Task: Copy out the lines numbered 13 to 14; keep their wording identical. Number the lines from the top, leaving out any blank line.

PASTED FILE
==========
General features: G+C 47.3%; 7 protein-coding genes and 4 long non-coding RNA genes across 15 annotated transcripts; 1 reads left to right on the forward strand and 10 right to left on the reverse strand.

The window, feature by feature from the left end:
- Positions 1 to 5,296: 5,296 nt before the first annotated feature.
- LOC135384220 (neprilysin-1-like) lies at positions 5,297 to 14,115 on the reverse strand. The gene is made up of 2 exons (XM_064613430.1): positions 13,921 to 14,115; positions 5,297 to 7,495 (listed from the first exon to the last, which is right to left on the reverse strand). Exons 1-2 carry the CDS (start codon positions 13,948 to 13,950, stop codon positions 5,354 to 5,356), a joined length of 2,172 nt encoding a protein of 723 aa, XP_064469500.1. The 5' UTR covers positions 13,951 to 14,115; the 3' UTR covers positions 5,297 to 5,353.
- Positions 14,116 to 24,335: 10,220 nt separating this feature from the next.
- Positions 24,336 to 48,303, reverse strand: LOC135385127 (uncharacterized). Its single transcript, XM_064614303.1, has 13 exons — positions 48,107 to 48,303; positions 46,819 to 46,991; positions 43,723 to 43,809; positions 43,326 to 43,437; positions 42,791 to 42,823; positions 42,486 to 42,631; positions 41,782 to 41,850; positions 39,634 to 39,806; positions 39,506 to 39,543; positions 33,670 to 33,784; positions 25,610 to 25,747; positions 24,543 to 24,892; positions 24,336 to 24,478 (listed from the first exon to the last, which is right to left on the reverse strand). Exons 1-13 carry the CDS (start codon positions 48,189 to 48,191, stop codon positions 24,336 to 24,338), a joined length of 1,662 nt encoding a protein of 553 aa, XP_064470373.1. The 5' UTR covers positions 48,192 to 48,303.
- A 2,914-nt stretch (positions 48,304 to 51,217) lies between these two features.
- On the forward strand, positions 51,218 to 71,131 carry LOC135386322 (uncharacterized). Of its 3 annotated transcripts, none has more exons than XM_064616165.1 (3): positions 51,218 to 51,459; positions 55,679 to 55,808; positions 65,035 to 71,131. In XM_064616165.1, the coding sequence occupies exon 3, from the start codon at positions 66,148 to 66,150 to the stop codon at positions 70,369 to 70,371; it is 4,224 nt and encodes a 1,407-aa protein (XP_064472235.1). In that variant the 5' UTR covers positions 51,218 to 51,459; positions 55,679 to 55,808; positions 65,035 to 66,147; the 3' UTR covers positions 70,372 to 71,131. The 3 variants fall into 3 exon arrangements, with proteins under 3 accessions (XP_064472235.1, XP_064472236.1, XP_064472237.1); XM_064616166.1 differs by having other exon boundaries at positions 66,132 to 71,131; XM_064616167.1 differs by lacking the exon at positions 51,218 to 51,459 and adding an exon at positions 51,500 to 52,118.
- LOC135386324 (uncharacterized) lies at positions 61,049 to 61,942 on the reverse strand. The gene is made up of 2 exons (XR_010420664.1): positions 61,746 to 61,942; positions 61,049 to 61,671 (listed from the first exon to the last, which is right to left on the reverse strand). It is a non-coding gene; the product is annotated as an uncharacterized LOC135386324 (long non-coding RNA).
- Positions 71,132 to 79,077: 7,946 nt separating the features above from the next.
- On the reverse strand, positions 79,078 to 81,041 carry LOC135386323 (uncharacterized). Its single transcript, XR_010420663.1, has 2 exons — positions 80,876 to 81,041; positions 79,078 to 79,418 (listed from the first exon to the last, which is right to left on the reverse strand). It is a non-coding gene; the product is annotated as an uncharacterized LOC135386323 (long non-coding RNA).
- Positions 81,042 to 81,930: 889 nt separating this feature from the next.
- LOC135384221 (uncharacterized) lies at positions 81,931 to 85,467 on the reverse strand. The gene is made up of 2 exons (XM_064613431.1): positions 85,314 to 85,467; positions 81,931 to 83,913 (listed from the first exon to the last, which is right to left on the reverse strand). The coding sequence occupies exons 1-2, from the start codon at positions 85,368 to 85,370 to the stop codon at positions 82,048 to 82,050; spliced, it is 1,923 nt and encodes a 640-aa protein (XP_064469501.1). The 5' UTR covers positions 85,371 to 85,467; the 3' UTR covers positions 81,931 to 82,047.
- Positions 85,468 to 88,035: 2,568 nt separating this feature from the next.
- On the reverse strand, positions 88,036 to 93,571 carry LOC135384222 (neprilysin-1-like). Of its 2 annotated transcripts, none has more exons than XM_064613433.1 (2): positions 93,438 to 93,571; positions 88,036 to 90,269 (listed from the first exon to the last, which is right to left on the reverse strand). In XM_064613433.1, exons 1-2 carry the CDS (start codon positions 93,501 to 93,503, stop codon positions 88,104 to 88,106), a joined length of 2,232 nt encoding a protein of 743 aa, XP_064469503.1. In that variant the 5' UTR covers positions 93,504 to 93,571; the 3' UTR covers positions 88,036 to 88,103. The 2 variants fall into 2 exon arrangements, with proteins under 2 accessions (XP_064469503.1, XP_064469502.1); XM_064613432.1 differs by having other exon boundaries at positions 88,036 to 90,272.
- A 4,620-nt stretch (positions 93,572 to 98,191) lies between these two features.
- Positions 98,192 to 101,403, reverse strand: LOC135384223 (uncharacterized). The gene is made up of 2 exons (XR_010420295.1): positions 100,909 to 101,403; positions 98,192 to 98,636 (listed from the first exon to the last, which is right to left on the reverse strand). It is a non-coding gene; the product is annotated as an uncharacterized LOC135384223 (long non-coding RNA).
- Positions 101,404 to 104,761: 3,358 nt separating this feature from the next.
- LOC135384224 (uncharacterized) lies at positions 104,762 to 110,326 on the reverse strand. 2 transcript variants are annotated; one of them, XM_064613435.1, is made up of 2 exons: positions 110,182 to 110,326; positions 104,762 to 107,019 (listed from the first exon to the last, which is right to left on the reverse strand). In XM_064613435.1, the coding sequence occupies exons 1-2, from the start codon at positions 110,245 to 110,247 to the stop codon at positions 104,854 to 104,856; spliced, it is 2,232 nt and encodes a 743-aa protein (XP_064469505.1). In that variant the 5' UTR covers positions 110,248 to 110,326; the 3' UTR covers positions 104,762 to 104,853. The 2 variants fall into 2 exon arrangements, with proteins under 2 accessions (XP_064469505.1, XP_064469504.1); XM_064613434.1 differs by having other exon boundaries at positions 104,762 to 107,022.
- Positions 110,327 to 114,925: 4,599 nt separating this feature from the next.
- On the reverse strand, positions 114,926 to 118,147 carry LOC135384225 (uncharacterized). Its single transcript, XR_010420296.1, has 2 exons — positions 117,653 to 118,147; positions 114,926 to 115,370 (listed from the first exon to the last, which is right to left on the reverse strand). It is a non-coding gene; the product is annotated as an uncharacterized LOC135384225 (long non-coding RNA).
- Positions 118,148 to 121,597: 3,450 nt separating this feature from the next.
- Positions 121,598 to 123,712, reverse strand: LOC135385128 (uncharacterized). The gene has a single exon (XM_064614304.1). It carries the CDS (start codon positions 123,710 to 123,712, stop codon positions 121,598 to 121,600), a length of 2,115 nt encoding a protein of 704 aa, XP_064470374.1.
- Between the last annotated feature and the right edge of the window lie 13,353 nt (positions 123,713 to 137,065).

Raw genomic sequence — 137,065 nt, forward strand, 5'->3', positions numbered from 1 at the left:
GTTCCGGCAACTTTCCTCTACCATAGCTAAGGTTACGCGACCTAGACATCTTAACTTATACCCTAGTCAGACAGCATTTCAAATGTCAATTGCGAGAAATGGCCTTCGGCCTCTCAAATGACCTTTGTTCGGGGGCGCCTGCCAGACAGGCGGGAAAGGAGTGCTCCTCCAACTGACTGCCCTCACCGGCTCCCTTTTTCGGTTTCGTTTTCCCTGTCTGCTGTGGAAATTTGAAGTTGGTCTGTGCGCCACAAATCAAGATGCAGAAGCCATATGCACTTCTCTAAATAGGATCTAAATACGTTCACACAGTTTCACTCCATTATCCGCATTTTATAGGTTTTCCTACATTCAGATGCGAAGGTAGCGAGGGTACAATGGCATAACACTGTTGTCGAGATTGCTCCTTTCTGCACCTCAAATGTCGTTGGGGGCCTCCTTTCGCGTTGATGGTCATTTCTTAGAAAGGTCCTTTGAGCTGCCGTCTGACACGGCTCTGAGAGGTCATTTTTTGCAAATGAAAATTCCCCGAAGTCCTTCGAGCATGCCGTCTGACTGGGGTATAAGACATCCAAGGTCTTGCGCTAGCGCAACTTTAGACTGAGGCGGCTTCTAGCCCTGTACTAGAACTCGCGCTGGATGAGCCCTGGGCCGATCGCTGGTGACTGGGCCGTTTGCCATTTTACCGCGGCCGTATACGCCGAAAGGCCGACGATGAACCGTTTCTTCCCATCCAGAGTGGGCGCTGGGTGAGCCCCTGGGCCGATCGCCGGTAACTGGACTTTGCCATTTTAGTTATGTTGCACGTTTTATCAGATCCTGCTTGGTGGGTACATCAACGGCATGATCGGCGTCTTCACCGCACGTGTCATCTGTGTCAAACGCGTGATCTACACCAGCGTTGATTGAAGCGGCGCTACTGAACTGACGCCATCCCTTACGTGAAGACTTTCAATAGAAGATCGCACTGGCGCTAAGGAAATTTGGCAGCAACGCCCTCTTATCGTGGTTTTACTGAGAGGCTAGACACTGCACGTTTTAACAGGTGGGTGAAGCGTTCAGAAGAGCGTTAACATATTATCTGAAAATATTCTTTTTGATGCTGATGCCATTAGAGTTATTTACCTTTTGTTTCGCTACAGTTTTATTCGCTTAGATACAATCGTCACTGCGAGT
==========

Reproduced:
- LOC135384221 (uncharacterized) lies at positions 81,931 to 85,467 on the reverse strand. The gene is made up of 2 exons (XM_064613431.1): positions 85,314 to 85,467; positions 81,931 to 83,913 (listed from the first exon to the last, which is right to left on the reverse strand). The coding sequence occupies exons 1-2, from the start codon at positions 85,368 to 85,370 to the stop codon at positions 82,048 to 82,050; spliced, it is 1,923 nt and encodes a 640-aa protein (XP_064469501.1). The 5' UTR covers positions 85,371 to 85,467; the 3' UTR covers positions 81,931 to 82,047.
- Positions 85,468 to 88,035: 2,568 nt separating this feature from the next.